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A time to honor fallen heroes
On May 30, 1868, at the direction of the commander-in-chief of the Grand Army of the Republic, the graves of federal soldiers who perished in the war between the states were to be decorated and appropriate services of remembrance conducted. Originally called Decoration Day, the national day of recognition for those who gave their all in the service of our nation, has been expanded to include all of our fallen heroes and renamed Memorial Day. The original date of May 30 has been changed to support the more politically correct and business friendly three-day weekend, but the meaning of the day and the seriousness of the honor we bestow on our national heroes should never change. I recall to this day the exceptional honor I felt as a young midshipman, when participating in Memorial Day ceremonies at the amphitheater at the Tomb of the Unknowns in Arlington National Cemetery. The only way we can ever repay the debt we owe these heroes is to continue their mission to “protect and defend the Constitution against all enemies foreign and domestic” every day of our lives.
There are several local celebrations and memorial services that you may wish to attend to pay your respects. Two that I am very familiar with because of my affiliation with the organizations are in Bremerton and Poulsbo.
Onboard the USS Turner Joy, at the Bremerton boardwalk, The Navy League conducts its memorial service. The event is at 10 a.m. Monday, May 25 on the fantail of USS Turner Joy. Capt. Mark Olson, commanding officer, Naval Base Kitsap, is the guest speaker. The service will be supported by the U.S. Naval Sea Cadet Color Guard and the Ceremonial Honor Guard of District 4 VFW. The service includes a memorial wreath laying from the ship. Past ceremonies have been graced with “fly-bys” by one or more of the local bald eagles who seem to approve of the honor being bestowed on our heroes.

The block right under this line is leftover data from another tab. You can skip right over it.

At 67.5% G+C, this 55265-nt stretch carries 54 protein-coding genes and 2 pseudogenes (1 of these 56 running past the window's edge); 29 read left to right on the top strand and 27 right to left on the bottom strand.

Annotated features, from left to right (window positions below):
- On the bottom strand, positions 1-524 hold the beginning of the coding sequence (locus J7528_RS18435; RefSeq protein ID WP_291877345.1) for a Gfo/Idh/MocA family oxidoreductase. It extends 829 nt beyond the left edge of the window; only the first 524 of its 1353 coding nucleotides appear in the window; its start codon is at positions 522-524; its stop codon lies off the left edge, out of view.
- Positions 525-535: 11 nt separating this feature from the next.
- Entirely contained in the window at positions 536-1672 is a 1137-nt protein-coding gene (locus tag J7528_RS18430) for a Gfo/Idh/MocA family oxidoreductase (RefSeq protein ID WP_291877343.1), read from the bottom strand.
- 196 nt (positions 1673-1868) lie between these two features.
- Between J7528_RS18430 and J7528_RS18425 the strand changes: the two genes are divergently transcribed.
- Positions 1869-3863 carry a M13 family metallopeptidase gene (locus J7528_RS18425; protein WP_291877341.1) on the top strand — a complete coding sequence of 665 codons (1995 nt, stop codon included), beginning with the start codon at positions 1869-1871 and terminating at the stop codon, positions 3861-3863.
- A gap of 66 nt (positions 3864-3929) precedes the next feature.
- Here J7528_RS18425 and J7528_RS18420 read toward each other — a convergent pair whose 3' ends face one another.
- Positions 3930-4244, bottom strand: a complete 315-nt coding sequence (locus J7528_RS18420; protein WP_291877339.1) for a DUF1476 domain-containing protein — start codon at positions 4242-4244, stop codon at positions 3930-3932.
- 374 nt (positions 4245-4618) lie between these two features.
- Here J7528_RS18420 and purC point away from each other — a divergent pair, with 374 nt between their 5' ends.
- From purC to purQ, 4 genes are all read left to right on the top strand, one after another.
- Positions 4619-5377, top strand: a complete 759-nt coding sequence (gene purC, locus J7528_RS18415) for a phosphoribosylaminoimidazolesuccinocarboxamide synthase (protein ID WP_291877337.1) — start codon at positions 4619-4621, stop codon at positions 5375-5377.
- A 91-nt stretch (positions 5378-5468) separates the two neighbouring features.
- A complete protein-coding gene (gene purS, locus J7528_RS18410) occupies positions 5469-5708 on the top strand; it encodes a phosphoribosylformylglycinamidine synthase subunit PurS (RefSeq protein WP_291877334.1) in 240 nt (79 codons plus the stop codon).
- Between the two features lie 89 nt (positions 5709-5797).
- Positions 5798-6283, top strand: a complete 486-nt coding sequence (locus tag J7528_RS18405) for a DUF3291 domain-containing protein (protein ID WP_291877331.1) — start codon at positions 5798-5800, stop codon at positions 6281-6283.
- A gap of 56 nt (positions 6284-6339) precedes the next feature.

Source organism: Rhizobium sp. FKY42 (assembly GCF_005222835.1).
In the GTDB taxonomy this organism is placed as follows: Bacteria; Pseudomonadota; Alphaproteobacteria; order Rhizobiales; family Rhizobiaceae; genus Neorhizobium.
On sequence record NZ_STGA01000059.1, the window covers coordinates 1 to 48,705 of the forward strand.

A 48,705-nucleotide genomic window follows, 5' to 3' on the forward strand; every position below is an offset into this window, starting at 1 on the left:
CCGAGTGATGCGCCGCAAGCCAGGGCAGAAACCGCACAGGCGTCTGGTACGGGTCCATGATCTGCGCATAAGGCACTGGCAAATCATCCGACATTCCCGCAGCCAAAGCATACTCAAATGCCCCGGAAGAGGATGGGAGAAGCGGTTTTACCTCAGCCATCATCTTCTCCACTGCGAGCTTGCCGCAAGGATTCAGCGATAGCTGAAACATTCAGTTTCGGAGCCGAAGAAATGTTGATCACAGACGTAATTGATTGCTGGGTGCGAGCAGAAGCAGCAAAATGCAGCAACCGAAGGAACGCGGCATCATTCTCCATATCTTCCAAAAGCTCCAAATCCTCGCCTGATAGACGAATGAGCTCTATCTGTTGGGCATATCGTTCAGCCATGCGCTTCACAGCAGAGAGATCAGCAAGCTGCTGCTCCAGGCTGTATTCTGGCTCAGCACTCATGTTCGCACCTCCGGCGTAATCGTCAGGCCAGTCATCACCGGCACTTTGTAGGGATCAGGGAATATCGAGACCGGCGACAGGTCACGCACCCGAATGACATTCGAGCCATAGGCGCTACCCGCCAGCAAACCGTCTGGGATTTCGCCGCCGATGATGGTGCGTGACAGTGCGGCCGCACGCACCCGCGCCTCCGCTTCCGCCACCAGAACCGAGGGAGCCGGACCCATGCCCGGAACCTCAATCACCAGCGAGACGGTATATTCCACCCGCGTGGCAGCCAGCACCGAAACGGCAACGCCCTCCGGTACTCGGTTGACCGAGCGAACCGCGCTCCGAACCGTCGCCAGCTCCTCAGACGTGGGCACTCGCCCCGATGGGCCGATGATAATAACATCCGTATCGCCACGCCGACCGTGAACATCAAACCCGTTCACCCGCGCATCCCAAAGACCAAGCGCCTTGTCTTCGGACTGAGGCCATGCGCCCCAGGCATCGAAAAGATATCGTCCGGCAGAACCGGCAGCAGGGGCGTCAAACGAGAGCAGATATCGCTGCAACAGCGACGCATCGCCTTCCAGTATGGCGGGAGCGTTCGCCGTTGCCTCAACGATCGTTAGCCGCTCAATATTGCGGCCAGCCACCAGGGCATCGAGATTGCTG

In Poulsbo, the American Legion and Veterans of Foreign Wars sponsor the event at the waterfront gazebo. The event is at noon Monday, May 25. Supporting the service will be a multi-service color guard, and Veterans Honor Guard. A wreath will be laid in Liberty Bay.
Come rain or shine, please demonstrate your thanks and respect for those who gave their all so that we might live in continued freedom. A few hours of our time is so little to offer in return for lives cut short and souls committed to eternity.
While we pay respect to those who have made the ultimate sacrifice for our nation, let us not forget those who serve us today and who have dedicated themselves to a similar sacrifice. Many of those active duty and reserve members, who live among us here in Kitsap, have been deployed to Iraq and Afghanistan. They have faced the dangers of conflict and combat and may be called upon to return to those areas in the future. While it is just and proper to honor those who have fallen, it is so much more meaningful to extend our respect and thanks to those warriors at every opportunity. The young men and women who are dedicating their lives and efforts to the security of our nation ask for nothing more than the proper equipment to complete their mission, the proper training to enable them to perform well and the support of their comrades in battle. They are our sons and daughters who understand freedom is not free and the price of freedom is eternal vigilance. A simple “thank you for your service and all you do for us” has more meaning than most anything else we have to offer. Even if you do not agree with a national political policy, can you not find a way to honor those who serve to protect your right to disagree? Can it be too much for us to each offer them our gratitude for their service and a job well done?
Oh, on May 30, the actual Memorial Day, can we all take a minute to remember those who gave all they would ever have for us, one more time?
Jack Hamilton can be reached at email@example.com.